We’ve all heard the advice: imagine your audience in their underwear. Apart from being a little disturbing, there are far better ways to help you feel more confident while public speaking.
Practice makes perfect, especially when ti comes to public speaking. John Travolta’s infamous Oscars mishap of misnaming Idina Menzel “Adele Dazeem” could have been avoided by simply reading through his cards aloud a few times beforehand. You need to know your stuff back to front. You should be so good that if someone asked you to explain the gist of your speech to them it would be as fluent as the speech itself. As they say: “Don’t practice until you get it right. Practice until you can’t get it wrong.”
2. Prepare for the worst
It’s very important to read the speech until you know it word for word. However, the room you’re speaking in is never going to be the perfectly controlled environment of your bedroom mirror. A kid at the back could start screaming, the projector could cut out, you could drop every single one of your palm cards. That’s the point where you swear a little under your breath, and hopefully, continue on. The worst thing you can do is get flustered and forget, so it’s good to be prepared. Try practicing with ITunes playing on shuffle, with a loud song queued to come up at an unknown point, or drop your notes, pick them up, and find your place again. Practice while playing tug of war with your dog; explain the speech to your next-door neighbour. Understand the speech beyond what it looks like in your mirror, and know that if the worst happens, you can pick up, and keep going.
3. Think of it like a conversation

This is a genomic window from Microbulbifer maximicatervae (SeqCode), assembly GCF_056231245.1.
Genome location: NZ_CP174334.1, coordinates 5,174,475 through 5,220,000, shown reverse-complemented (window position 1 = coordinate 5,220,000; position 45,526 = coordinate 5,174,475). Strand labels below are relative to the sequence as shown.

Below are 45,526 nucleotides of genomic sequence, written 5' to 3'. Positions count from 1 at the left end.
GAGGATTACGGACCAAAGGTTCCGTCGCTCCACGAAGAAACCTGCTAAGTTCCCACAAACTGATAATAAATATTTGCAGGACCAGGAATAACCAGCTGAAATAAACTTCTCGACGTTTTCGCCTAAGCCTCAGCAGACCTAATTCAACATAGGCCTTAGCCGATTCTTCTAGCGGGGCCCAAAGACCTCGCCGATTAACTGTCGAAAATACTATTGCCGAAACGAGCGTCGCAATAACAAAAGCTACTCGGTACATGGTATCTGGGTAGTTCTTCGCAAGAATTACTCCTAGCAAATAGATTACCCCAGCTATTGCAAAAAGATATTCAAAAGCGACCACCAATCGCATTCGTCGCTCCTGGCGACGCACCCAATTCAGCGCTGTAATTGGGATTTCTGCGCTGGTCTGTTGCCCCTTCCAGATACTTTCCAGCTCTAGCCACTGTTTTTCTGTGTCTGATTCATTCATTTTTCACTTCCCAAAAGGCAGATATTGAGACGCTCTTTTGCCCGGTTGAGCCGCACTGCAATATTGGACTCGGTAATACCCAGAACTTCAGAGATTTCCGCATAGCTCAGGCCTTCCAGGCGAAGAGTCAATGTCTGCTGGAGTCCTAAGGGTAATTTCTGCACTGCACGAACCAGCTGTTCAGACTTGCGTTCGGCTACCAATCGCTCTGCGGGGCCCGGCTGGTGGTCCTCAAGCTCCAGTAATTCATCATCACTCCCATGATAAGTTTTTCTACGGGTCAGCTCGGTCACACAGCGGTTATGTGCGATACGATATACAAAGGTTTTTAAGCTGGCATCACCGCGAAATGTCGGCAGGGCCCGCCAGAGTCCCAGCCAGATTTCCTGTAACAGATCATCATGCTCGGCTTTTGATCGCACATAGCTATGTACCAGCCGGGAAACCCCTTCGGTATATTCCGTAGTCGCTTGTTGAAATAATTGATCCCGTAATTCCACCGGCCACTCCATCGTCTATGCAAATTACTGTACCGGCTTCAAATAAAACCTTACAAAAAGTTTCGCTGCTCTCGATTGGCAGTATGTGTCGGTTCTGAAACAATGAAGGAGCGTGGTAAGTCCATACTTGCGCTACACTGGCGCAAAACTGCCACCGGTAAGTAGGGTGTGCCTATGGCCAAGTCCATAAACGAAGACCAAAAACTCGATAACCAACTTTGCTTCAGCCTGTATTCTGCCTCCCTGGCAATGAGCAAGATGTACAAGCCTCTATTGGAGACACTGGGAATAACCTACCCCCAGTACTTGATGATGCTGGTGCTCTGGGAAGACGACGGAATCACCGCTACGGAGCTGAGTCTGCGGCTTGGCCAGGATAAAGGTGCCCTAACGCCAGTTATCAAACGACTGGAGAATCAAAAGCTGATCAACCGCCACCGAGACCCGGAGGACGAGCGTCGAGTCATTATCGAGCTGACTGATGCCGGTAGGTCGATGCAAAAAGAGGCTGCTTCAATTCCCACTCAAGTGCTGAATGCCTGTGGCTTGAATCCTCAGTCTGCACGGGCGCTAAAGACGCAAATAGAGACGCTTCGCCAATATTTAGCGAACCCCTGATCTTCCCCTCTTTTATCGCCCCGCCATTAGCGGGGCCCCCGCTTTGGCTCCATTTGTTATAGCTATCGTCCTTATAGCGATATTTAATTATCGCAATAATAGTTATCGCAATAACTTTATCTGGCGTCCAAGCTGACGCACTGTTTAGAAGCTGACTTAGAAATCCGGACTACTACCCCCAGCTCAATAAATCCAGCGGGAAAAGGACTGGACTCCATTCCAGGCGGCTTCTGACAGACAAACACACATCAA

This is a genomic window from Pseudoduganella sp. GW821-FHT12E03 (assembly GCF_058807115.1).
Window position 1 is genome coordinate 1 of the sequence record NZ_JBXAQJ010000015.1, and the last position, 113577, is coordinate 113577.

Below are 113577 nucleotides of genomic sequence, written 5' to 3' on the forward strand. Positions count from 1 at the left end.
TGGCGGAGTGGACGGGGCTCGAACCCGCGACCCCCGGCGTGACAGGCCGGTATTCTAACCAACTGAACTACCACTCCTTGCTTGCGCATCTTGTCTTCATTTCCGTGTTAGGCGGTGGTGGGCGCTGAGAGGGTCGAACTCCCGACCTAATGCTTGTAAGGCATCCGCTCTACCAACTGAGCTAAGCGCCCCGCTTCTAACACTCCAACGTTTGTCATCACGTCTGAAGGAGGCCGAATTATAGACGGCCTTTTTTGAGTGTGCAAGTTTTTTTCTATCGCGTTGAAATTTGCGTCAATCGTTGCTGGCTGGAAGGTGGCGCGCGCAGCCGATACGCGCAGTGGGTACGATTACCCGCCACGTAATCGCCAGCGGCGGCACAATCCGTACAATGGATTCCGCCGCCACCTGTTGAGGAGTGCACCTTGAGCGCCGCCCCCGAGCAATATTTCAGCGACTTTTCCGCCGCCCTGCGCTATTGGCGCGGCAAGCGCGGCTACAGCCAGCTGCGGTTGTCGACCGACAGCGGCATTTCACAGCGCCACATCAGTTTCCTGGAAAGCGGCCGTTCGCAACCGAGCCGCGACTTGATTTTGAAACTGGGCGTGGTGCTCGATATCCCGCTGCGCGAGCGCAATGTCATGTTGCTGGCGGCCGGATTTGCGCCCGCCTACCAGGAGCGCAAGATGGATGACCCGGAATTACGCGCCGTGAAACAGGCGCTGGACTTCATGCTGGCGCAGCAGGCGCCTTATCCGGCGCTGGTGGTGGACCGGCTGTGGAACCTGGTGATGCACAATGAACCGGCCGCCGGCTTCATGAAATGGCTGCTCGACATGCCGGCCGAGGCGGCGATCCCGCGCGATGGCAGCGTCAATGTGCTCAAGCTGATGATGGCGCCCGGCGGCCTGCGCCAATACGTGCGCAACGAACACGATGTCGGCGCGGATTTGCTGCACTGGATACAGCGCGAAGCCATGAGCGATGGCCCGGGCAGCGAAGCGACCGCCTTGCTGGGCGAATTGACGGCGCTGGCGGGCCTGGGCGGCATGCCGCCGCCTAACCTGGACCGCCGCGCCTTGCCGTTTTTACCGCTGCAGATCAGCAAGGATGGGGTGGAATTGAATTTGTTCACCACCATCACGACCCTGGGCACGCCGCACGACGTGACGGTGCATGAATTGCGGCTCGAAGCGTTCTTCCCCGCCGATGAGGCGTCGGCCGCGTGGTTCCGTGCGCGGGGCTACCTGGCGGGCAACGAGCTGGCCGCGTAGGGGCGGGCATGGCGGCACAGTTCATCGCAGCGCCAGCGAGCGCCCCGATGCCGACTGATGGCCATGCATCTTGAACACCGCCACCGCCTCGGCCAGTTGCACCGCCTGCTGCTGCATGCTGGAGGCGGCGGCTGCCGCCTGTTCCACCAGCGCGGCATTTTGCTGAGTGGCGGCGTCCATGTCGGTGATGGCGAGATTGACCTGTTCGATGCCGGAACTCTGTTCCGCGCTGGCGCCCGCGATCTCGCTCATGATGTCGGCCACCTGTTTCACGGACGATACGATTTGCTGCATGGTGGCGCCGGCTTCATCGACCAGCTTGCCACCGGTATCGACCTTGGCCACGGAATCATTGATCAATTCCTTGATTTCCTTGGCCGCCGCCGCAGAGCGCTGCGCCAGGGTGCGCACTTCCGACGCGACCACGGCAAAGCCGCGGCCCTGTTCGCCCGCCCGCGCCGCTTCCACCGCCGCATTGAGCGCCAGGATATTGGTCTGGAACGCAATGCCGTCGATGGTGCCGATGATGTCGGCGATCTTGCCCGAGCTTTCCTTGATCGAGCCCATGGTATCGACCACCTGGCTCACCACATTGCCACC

It’s not the Oscars, (or if it is, congratulations), it’s you explaining your message to another person. The audience isn’t listening as a group; they’re listening as individual people. Your speech isn’t some big performance; it’s you chatting about something important enough for you to speak about. As you flick through the crowd, look people in the eye as if you’re talking to just them. It will be easier.
4. Don’t overthink the audience’s reactions
Up to 90% of human communication is non-verbal. This means the message you’re getting from the audience is not coming from what they’re saying. It’s coming from their facial expressions and their body language. This becomes an issue when you’re public speaking and signals are misconstrued. Learn that an audience sees themselves as a mass, and will often not display encouraging visual cues such as smiling or leaning forward when listening to speeches. This means you could worry the audience isn’t interested because they’re not focusing on your face or leaning back, but really they are intent on your words. What’s more, if a person is yawning or falling asleep, they probably spent all night up with a crying child or got up early to watch Game of Thrones. It’s not you.
5. Focus on the positives
While you should prepare for losing your spot or mispronouncing the boss’s name by practicing, that’s not what you should be thinking about before the speech. Don’t think, “what happens if I flounder up there,” think “what happens if I’m perfect?” This leads to far more positive associations. What’s more, do you remember the last time you watched someone speak in front of a group of people? You probably can’t pinpoint an exact occasion. That’s because good or bad, no one is going to remember if you were nervous or stumbled over a few words.
6. Concentrate on looking confident
When people watch a speaker walk confidently into a room, they won’t know your palms are sweating and you’re starting to get tunnel vision. Similarly, they’ve got no vested interest in seeing you fail. They’ve come to see a speech. Expectation theory states people are far more likely to see what they expect or want to see. If your body language is saying you’re confident, the audience will only see a speech deliverer public speaking confidently.
7. Think about what you’re saying
The focus of your speech is not the people you’re presenting to, but what you’re saying. If you want to avoid being worried about the audience, don’t think about them; think about the speech itself. Examine the intricacies of it. Congratulate yourself on word choice. Think of how you’re going to say the next sentence, not how the people will receive it.
8. Keep getting up there
It may be terrifying the first 5 times. It might be terrifying the first 10 times. But it will eventually boil down to you chatting to a group of people about something you know that they don’t. You have something to say. They wouldn’t be there if they didn’t want to hear it.